Mel Walton

Mel Walton joined the BRRC in the fall of 1972 when there were about 15-20 members. Meetings were held in the basement of Les Kinion’s home, the Club’s founder and president. Mel recalls, “Boy, what great times we had as running was just coming of age. When they set the groundwork for the first Maryland Marathon I was hooked completely”.

Mel’s interests included working on the results of the Club and extended to managing the marathon entries. He created a Maryland Marathon results book which was distributed to all entrants. He eventually took over the Club newsletter and all the results keeping. This required him to manually type all results and lay out the newsletter from his home office before being submitted for printing.

In 1976, the BRRC recognized Mel as “Worker of the Year” and the following year he received the RRCA’s national award for “Outstanding Service to a Local Chapter—the 1977 Rod Steele Memorial Award”. At the time of his award, the BRRC newsletter was considered the best in the country. In 1981, Mel took on one final task of which he is most proud. He collated all the 1980 BRRC results into a magazine style book for all
Club members with the 100 Man 100 Mile relay World Record as the featured event.

When he joined the Club and the Maryland Marathon was in its infancy, Mel’s excitement led him to direct all his training toward the Marathon. He says, “I always felt I would have done better in the middle distances like the 10K or 10 miles, but the marathon took over my life at that time as it did for so many of us”.

A graduate of Parkville High School, Mel thrived as a middle-distance runner challenging the distances from 880 meters to the ½ mile. He claimed the Baltimore County Champion title in 1960.

PR’s by Distance:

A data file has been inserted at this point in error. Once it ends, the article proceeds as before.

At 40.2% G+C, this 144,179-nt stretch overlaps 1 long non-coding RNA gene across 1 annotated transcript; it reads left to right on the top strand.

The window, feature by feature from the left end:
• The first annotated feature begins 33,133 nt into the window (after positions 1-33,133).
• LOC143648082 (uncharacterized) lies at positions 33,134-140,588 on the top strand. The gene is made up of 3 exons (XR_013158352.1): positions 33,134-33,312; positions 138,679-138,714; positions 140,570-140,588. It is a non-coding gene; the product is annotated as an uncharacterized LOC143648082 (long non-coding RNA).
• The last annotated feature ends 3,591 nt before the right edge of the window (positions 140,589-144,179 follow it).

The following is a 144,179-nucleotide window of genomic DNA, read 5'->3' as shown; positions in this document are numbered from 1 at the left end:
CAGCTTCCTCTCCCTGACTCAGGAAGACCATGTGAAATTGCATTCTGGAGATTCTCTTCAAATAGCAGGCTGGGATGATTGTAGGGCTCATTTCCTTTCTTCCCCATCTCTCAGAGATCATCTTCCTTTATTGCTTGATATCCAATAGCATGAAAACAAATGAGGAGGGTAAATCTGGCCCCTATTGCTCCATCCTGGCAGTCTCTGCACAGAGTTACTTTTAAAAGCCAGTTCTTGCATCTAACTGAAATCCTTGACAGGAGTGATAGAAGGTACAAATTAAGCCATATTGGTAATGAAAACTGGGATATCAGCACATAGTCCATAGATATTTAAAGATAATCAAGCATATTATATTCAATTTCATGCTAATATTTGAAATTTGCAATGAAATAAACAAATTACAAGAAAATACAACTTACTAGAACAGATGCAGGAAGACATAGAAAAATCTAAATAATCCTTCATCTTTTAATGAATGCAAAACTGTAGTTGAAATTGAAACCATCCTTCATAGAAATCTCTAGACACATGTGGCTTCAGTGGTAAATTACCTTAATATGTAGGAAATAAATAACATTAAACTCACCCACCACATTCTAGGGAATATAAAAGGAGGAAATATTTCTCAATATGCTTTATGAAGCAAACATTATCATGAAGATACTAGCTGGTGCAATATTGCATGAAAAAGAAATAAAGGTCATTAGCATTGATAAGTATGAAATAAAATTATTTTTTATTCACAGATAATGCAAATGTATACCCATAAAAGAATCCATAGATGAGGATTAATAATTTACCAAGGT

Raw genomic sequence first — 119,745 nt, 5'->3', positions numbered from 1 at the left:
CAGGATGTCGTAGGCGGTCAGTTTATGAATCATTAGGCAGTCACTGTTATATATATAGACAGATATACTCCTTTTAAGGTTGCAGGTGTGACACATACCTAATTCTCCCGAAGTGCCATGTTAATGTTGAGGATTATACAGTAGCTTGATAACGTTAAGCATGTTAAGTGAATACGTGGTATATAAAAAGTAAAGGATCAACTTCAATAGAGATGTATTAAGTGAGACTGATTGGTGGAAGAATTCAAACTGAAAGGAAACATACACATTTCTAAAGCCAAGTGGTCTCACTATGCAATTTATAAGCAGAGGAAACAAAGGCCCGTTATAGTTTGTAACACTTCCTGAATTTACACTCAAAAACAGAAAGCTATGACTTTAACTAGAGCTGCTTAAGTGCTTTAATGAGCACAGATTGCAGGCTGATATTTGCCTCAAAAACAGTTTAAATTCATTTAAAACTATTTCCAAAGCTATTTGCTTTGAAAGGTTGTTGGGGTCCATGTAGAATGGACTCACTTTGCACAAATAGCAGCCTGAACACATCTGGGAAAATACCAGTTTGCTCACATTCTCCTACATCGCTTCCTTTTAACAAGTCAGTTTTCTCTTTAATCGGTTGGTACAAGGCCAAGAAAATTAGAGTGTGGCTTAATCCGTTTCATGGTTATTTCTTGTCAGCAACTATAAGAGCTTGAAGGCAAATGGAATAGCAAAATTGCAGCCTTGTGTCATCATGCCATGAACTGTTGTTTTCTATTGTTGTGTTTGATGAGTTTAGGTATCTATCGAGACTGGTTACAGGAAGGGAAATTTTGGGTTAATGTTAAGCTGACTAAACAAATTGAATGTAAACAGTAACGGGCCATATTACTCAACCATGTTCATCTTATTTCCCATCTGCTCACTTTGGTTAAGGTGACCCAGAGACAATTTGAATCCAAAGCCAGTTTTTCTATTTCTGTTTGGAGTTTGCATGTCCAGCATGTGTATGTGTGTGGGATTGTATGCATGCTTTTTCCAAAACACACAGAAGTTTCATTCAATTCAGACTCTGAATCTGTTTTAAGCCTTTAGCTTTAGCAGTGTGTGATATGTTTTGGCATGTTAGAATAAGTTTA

220 – 27 sec (High School)
440 – 51 sec (High School)
880 – 2.04 (High School)
10K – 34.00 minutes
½ marathon – 79.00 minutes
15 miles – 85.00 minutes
20 miles – 1:58.00
1980 Boston Marathon – 2:39

Mel’s running career included 21 marathons in 8 years from 1973-1981 with his best finish being 8th place in the 1980 Finger Lakes Marathon in Ithaca, New York. He has raced 6 Annapolis 10 Milers and finished in the top 100 in each race. His running mileage averaged about 4000 miles a year over five years of records. He credits the marathon distance and Boston specifically, with its strict qualifying standards, as making
him the better and faster runner he became.

As a BRRC Executive Board member, Mel was involved in starting several Club races which are still being run today. He started the Championship Series and worked to fine tune those events to be fair to every runner and to the level at which they were competing.

Congratulations, Mel, on a most deserving recognition for your accomplishments and achievements! Welcome to the BRRC Hall of Fame.

Christy B. St.Clair

2004 BRRC Winter Banquet: Mel Walton’s Acceptance Speech

I was privileged to be a 2003 inductee into the BRRC Hall of Fame and would like to thank those who bestowed this honor upon me. It is certainly overwhelming for me.

While I ran track in high school with my buddy, Bill Diegel, I backed away from running for a long time. When Bill returned home from his time in the Air Force, we decided we had it in us to start running again. One thing led to another and I found myself wrapped up in the newly formed Baltimore Road Runners Club. It was an exciting time when so many of us found the thrill of running—not just running but long distance and

Early on I had the joy of running with some famous Baltimoreans: Les Kinion, Marge Rosasco, Marilyn Bevans, Joe Holland, John Romer III, Charlie Reynolds, and Harry Goodman—all BRRC Hall of Famers. And along the way I made some lifelong friends.

I had lots of stories and adventures by which to remember my friends. Though many of you may not know “this old duffer”, I continue to read the Club’s newsletter and see what talent the Club has. I wish you all well in your personal bests and hope that one day I may join you again—on a low-key level.

Thank you again from the bottom of my heart.
Mel Walton